Older people continue to work longer
Older people who continue to work are much in demand due to increasing scarcity at the job market. Therefore the Government is trying to keep people in the active labour force longer. This effort seems to be a success, as the participation of older people has been increasing in recent years. In 2000 about half of the people aged between 55 and 60 and 16% of the people between 60 and 65 was still working against 38 and 13% in the late eighties.
Older men more often have a paid job than older women. In 2000 there were almost twice as many men than women aged between 55 and 60 working jobs: about 68% of the men held a job of at least 12 hours a week, against 31% of the women. In the 60 to 65 age bracket there were three times as many men in jobs as women.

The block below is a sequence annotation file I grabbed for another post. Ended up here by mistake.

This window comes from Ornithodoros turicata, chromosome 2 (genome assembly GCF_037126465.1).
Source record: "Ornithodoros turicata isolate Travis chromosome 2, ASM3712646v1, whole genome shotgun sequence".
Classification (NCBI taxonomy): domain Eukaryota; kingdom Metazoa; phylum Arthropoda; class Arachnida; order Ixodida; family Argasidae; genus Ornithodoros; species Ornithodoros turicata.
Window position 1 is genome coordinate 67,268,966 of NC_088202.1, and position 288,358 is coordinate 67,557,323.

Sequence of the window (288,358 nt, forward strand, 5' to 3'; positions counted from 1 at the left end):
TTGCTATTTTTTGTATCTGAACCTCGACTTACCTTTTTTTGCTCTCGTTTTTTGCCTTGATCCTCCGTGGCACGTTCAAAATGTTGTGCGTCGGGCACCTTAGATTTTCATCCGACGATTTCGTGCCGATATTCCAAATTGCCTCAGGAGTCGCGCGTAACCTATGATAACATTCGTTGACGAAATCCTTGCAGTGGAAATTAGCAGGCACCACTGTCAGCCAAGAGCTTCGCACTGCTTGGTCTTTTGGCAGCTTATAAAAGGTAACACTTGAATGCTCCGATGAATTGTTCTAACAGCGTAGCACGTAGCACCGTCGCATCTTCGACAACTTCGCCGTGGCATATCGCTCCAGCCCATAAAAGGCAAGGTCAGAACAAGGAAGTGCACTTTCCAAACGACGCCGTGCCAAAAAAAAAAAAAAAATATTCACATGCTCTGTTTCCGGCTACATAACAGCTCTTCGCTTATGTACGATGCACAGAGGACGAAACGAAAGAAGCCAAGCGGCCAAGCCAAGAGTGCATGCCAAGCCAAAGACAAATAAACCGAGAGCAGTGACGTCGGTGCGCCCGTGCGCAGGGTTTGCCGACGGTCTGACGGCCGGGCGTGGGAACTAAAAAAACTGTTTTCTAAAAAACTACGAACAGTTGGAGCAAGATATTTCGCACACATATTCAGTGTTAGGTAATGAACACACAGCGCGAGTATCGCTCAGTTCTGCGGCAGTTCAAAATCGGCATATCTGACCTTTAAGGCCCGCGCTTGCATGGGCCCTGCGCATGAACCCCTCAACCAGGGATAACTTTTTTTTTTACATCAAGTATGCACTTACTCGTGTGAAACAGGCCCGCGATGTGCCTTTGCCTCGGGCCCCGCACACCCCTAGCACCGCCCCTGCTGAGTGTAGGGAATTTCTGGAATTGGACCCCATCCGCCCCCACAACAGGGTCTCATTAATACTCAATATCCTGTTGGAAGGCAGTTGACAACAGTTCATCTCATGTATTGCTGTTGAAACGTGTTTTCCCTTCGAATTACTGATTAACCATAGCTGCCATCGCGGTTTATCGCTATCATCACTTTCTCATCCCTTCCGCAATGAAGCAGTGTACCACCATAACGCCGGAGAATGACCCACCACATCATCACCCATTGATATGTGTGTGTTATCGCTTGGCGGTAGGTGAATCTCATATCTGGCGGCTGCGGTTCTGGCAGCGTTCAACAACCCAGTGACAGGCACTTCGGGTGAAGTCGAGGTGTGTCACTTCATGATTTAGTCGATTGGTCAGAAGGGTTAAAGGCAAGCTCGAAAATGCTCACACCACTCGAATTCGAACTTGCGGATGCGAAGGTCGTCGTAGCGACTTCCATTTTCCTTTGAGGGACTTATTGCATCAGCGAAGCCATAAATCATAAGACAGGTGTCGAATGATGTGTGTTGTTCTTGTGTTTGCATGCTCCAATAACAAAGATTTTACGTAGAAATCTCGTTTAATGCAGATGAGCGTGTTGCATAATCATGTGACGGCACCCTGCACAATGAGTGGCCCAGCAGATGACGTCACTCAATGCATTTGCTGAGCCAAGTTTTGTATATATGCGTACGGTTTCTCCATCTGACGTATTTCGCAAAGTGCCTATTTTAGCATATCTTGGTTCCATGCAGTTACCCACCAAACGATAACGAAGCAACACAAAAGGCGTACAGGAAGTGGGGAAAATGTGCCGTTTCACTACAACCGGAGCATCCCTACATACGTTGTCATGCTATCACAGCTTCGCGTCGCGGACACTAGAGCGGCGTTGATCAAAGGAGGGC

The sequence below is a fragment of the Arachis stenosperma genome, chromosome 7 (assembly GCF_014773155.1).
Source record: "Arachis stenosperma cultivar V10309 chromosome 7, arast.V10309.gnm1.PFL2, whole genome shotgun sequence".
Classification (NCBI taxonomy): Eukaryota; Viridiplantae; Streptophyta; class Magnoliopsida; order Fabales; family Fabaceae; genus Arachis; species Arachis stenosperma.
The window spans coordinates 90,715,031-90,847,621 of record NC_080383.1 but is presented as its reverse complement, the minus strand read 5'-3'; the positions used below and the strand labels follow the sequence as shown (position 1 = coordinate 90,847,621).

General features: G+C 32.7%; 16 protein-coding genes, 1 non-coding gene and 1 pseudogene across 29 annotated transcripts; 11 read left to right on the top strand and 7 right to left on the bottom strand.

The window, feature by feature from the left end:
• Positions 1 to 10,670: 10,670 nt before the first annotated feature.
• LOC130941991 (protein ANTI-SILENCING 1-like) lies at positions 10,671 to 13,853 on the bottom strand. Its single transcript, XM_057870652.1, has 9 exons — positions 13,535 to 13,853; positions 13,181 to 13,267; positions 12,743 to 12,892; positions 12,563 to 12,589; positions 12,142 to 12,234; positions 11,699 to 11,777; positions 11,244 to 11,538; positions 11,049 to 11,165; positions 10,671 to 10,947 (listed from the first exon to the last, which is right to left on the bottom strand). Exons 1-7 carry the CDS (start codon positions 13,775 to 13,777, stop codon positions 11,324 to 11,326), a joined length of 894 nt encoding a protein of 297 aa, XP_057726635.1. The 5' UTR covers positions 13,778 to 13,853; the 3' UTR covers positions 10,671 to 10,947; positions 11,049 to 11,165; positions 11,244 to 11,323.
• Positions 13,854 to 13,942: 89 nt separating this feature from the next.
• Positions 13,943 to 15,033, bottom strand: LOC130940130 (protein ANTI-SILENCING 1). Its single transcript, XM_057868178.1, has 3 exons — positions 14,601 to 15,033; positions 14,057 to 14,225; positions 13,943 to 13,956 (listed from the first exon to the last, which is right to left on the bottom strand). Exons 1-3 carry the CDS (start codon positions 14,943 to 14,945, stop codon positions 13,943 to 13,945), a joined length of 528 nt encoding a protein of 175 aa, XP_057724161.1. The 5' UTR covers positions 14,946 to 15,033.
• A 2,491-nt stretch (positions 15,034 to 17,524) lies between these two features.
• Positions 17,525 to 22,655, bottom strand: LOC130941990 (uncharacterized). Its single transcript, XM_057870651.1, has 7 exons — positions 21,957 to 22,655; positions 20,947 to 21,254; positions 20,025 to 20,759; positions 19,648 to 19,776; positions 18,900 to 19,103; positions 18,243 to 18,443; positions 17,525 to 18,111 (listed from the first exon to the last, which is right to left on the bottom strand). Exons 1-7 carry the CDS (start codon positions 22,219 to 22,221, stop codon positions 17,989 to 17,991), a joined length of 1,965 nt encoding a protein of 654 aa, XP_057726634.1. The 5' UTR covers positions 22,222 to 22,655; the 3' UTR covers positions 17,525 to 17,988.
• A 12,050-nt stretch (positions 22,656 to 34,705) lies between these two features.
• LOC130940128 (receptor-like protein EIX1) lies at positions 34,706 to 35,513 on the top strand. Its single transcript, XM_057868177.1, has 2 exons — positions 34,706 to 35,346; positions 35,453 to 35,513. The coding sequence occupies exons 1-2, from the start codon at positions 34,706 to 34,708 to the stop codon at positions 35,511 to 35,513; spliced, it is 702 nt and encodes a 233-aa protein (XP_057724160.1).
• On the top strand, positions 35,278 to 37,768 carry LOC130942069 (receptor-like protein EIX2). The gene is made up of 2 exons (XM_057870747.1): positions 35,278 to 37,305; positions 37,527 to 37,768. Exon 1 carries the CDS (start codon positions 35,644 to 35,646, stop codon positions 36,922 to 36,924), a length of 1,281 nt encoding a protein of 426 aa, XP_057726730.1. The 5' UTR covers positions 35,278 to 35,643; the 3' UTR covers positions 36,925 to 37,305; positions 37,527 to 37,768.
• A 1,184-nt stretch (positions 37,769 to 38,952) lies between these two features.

Labour participation of older people by sex
The increased participation of people over 55 is related to education level. The higher the education level, the greater the increase. In 1999 about 15% of the older people without school certificates had a paid job, whereas about 59% of the university educated older people still worked.
Labour participation of older people between 55-65 by education level, 1999